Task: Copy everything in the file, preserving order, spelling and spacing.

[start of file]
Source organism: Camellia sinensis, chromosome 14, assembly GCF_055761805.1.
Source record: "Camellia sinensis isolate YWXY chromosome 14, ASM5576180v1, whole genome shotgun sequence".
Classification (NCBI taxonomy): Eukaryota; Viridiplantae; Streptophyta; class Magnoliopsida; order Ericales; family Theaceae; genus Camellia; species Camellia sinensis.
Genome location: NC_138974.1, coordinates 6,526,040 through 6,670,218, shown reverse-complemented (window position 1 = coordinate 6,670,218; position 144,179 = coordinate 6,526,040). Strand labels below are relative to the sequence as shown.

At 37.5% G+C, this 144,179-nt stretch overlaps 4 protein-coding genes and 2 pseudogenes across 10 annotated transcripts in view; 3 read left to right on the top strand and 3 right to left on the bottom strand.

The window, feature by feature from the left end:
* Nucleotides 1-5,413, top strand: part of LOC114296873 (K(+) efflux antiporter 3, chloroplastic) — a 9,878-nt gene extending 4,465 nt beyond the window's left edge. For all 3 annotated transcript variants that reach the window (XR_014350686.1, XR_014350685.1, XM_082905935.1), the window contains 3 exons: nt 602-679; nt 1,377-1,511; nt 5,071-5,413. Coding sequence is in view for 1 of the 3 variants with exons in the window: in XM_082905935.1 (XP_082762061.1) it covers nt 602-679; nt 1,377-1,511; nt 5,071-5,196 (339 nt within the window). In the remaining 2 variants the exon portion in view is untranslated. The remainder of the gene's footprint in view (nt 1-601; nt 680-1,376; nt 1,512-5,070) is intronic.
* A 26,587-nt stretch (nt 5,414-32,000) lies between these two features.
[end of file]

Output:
Source organism: Camellia sinensis, chromosome 14, assembly GCF_055761805.1.
Source record: "Camellia sinensis isolate YWXY chromosome 14, ASM5576180v1, whole genome shotgun sequence".
Classification (NCBI taxonomy): Eukaryota; Viridiplantae; Streptophyta; class Magnoliopsida; order Ericales; family Theaceae; genus Camellia; species Camellia sinensis.
Genome location: NC_138974.1, coordinates 6,526,040 through 6,670,218, shown reverse-complemented (window position 1 = coordinate 6,670,218; position 144,179 = coordinate 6,526,040). Strand labels below are relative to the sequence as shown.

At 37.5% G+C, this 144,179-nt stretch overlaps 4 protein-coding genes and 2 pseudogenes across 10 annotated transcripts in view; 3 read left to right on the top strand and 3 right to left on the bottom strand.

The window, feature by feature from the left end:
* Nucleotides 1-5,413, top strand: part of LOC114296873 (K(+) efflux antiporter 3, chloroplastic) — a 9,878-nt gene extending 4,465 nt beyond the window's left edge. For all 3 annotated transcript variants that reach the window (XR_014350686.1, XR_014350685.1, XM_082905935.1), the window contains 3 exons: nt 602-679; nt 1,377-1,511; nt 5,071-5,413. Coding sequence is in view for 1 of the 3 variants with exons in the window: in XM_082905935.1 (XP_082762061.1) it covers nt 602-679; nt 1,377-1,511; nt 5,071-5,196 (339 nt within the window). In the remaining 2 variants the exon portion in view is untranslated. The remainder of the gene's footprint in view (nt 1-601; nt 680-1,376; nt 1,512-5,070) is intronic.
* A 26,587-nt stretch (nt 5,414-32,000) lies between these two features.